1 (260) Égi wahohiže, čągéja jegá, "Warora, hi’ąčraga hija nąkše?" ahohiže. Égi wakarehiže, "S’ireją nąkíkara reną," higeže. "Huré. Koté, hišgajikje," higeže. Hijájiže. Éja hąpséreč šgačwiže. Mą (261) wanigiži, čira heja wa’ųre hiwianąga hihinąpiranąga sto wakaragires’aže. Égi hoxjanągiži, žigé žesge hiwiže. Mąra čira heja wa’ųre hiwiže. Nįgowajijane wa’ųže. Mąra stosto wahianąga nųgíwąkše. Ruxa nunige t’ųranąkireže. Móga hihagéja ginąkanąga (261+) wéže, "Wakíkųnųnį́," ánąga nieja hot’ąpkereže. Nįeja xawanį́ gikeregiži, žegų hįké haǧepnįže. Ğakų-wa’ųjegiži, žegųgųže. "The Epic of the Twins, Part Three," in Paul Radin, The Evolution of an American Indian Prose Epic. A Study in Comparative Literature, Part I (Basil: Ethnographical Museum, Basil Switzerland, 1954) 58-74. The original text is in Paul Radin, "The Two Boys" (Hočįčįnįk Nųpiwi), Winnebago Notebooks (Philadelphia: American Philosophical Society, n.d.) Winnebago V, # 2: 247-379 [260-261+].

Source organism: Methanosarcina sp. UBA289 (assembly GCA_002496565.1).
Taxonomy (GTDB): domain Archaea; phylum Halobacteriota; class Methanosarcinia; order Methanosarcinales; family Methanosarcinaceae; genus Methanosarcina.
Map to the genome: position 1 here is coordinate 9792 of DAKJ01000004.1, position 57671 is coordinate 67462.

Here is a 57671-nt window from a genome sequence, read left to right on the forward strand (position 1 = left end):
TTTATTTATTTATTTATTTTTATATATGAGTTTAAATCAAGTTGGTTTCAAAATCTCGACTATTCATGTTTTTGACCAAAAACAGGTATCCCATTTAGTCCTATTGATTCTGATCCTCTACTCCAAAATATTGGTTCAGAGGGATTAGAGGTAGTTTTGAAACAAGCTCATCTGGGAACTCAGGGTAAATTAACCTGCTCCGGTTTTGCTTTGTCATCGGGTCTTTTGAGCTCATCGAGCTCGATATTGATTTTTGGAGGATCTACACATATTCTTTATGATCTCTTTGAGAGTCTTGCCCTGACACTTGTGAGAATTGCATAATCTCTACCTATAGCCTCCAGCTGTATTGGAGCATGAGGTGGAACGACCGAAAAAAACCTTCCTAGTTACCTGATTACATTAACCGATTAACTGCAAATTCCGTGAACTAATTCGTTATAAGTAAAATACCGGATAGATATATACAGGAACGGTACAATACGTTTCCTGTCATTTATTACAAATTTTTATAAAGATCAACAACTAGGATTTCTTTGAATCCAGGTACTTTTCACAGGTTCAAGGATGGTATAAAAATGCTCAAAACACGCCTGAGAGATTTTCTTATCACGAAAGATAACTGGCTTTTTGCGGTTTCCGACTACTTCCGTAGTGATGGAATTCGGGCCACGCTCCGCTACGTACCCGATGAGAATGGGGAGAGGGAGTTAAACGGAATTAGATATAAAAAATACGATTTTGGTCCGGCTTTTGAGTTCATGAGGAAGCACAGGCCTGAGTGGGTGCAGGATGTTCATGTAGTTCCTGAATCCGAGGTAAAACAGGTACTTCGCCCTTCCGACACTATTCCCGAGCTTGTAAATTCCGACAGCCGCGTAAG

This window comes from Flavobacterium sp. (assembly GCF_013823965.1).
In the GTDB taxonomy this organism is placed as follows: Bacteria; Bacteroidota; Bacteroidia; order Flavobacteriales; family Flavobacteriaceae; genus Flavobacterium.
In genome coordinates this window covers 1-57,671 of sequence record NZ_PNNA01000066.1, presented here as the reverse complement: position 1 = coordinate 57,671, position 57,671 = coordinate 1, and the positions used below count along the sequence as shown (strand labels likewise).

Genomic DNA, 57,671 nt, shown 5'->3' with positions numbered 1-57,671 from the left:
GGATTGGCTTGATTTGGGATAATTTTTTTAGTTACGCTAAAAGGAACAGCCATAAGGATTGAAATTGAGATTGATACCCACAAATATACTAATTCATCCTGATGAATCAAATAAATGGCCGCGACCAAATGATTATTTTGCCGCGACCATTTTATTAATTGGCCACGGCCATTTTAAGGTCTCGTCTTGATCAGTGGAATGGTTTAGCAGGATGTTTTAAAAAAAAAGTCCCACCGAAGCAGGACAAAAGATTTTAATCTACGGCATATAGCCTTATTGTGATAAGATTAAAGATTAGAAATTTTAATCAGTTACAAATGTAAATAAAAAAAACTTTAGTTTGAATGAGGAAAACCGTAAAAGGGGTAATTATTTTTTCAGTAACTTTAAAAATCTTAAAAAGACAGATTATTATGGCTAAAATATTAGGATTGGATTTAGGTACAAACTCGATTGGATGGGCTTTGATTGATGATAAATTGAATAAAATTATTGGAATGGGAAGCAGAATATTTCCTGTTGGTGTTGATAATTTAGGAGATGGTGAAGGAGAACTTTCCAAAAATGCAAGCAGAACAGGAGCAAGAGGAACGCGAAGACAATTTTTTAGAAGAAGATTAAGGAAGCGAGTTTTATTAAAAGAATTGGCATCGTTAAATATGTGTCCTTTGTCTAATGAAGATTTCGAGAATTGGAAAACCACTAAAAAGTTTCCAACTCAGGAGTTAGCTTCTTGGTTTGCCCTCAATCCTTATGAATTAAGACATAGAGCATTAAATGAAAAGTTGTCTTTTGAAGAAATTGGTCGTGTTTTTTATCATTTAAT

2 This should be a sub-theme of Reichard's Theme E, "Thrown-Away plays with brother, escapes at father's approach," but this set of correspondents was not collected. Gladys A. Reichard, "Literary Types and Dissemination of Myths," Journal of American Folk-lore, 34, #133 (July - Sept., 1921): 269-307 [272-274]. The Wichita have a theft of the arrows episode very similar to that of the Hočągara — Ahahe, "12. The Deeds of After-Birth-Boy," in George A. Dorsey, The Mythology of the Wichita (Norman: University of Oklahoma Press, 1995 [1904]) 88-102 [92-95]. KickapooKickapoo Tales, collected by William Jones, trs. by Truman Michelson. Publications of the American Ethnological Society (Leiden: E. J. Brill, 1915) 9:67-73. It is also well developed among the Cree. Bell, "The History of the Che-che-puy-ew-tis, A Legend of the Northern Cree," 3. In the Seneca version, the lodge boy loses his bow and arrows to his brother who lives in a stump. "98. The Woman Who Fell from the Sky," in Jeremiah Curtin and John Napoleon Brinton Hewitt (collectors), Seneca Fiction, Legends, and Myths, in Report of the Bureau of American Ethnology (Washington, D. C.: Government Printing Office, 1918) 32: 460. Reproduced in Stith Thompson, Tales of the North American Indians (Bloomington: University of Indiana Press, 1929) 14-17. The Tsimshians have changed the characters around, but the episode is still there — Moses, "Txä́msᴇm and Lôɢ̣ôbolā́," in Franz Boas, Tsimshian Texts. Smithsonian Institution. Bureau of American Ethnology, Bulletin 27 (Washington: U. S. Government Printing Office, 1902) 6-10 [10] (steals the arrows of the chief's nephews, the same who later capture him). In the Crow tale, the wild boy wins the arrows by gambling with his brother. Plenty Hawk, "1. Lodge Boy and Thrown Away," in Lowie, "Myths and Traditions of the Crow Indians," 76. The Creeks say that the tame boy asked for another arrow, arousing the suspicions of his father. "2. Bead-Spitter and Thrown-Away," in Swanton, Myths and Tales of the Southeastern Indians, 4. In the Hidatsa version, they do not play at archery, but at what appears to be chunkey, there called "roulette." Washington Matthews, Ethnography and Philology of the Hidatsa Indians. Miscellaneous Publications, #7. (Washington: U. S. Government Printing Office, 1877) 65-66. In the Gros Ventre version, the arrows are merely scattered about the lodge. "19. Found-in-the-Grass," in Alfred Louis Kroeber, Gros Ventre Myths and Tales, Anthropological Papers of the American Museum of Natural History (New York: Trustees of the American Museum of Natural History, 1907) Volume 1, Part 3, 79. The Onondaga say that the father noticed that a second bow had been used, and so discovered his other son. Erminnie A. Smith, "Infant Nursed by Bears," in Myths of the Iroquois, Annual Report of the Bureau of American Ethnology, vol. 2 (1880-1881): 49-116 [84-85]. This is repeated in a shorter form in W. M. Beauchamp, "Onondaga Tales," The Journal of American Folk-lore, 6 (1892-1893): 173-180 [178-179]. In the Micmac account, the boy and arrows are used as bait to lure the spring boy out; but there is a dieresis which omits the details. Isabella Googoo Morris, "Ketpusyégenau," in Elsie Clews Parsons, "Micmac Folklore," The Journal of American Folk-lore, 38 (1925): 56-133 [56]. Arrows are also used as bait in the Blackfoot version. "The Twin Brothers, or Stars," in Clark Wissler and D. C. Duvall, Mythology of the Blackfoot Indians (Lincoln: University of Nebraska Press, 1995 [1908]) 40-52 [42]. The Natchez say that the boy was captured when he attempted to secure something with which to sharpen his arrow. "5. Lodge Boy and Thrown-Away," in John Reed Swanton, Myths and Tales of the Southeastern Indians, Bulletin of the Bureau of American Ethnology, 88 (1929): 223. This theme is missing in Ioway, Omaha, Menomini, Fox and Sauk, Arapaho, Kiowa, Caddo, Pawnee, Arikara, Cherokee, Huron, Northern Shoshone, Hopi, Tewa, Taos, Zuñi, and Navajo.